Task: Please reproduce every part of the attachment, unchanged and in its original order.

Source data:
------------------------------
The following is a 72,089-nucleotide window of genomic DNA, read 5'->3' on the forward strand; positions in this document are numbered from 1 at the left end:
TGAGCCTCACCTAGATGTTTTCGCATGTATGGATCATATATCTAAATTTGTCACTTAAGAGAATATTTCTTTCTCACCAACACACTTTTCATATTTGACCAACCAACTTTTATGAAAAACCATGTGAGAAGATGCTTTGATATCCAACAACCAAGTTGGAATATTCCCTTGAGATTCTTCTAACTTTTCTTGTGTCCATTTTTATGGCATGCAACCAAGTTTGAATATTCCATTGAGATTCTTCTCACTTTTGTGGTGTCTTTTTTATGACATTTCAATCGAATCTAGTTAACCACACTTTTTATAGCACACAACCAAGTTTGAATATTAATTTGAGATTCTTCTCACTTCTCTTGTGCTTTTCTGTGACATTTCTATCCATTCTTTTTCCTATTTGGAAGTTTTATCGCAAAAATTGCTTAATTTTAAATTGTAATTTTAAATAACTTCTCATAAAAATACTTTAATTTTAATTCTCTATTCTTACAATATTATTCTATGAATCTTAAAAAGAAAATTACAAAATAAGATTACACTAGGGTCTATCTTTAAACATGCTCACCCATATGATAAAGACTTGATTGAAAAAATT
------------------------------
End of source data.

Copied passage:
The following is a 72,089-nucleotide window of genomic DNA, read 5'->3' on the forward strand; positions in this document are numbered from 1 at the left end:
TGAGCCTCACCTAGATGTTTTCGCATGTATGGATCATATATCTAAATTTGTCACTTAAGAGAATATTTCTTTCTCACCAACACACTTTTCATATTTGACCAACCAACTTTTATGAAAAACCATGTGAGAAGATGCTTTGATATCCAACAACCAAGTTGGAATATTCCCTTGAGATTCTTCTAACTTTTCTTGTGTCCATTTTTATGGCATGCAACCAAGTTTGAATATTCCATTGAGATTCTTCTCACTTTTGTGGTGTCTTTTTTATGACATTTCAATCGAATCTAGTTAACCACACTTTTTATAGCACACAACCAAGTTTGAATATTAATTTGAGATTCTTCTCACTTCTCTTGTGCTTTTCTGTGACATTTCTATCCATTCTTTTTCCTATTTGGAAGTTTTATCGCAAAAATTGCTTAATTTTAAATTGTAATTTTAAATAACTTCTCATAAAAATACTTTAATTTTAATTCTCTATTCTTACAATATTATTCTATGAATCTTAAAAAGAAAATTACAAAATAAGATTACACTAGGGTCTATCTTTAAACATGCTCACCCATATGATAAAGACTTGATTGAAAAAATT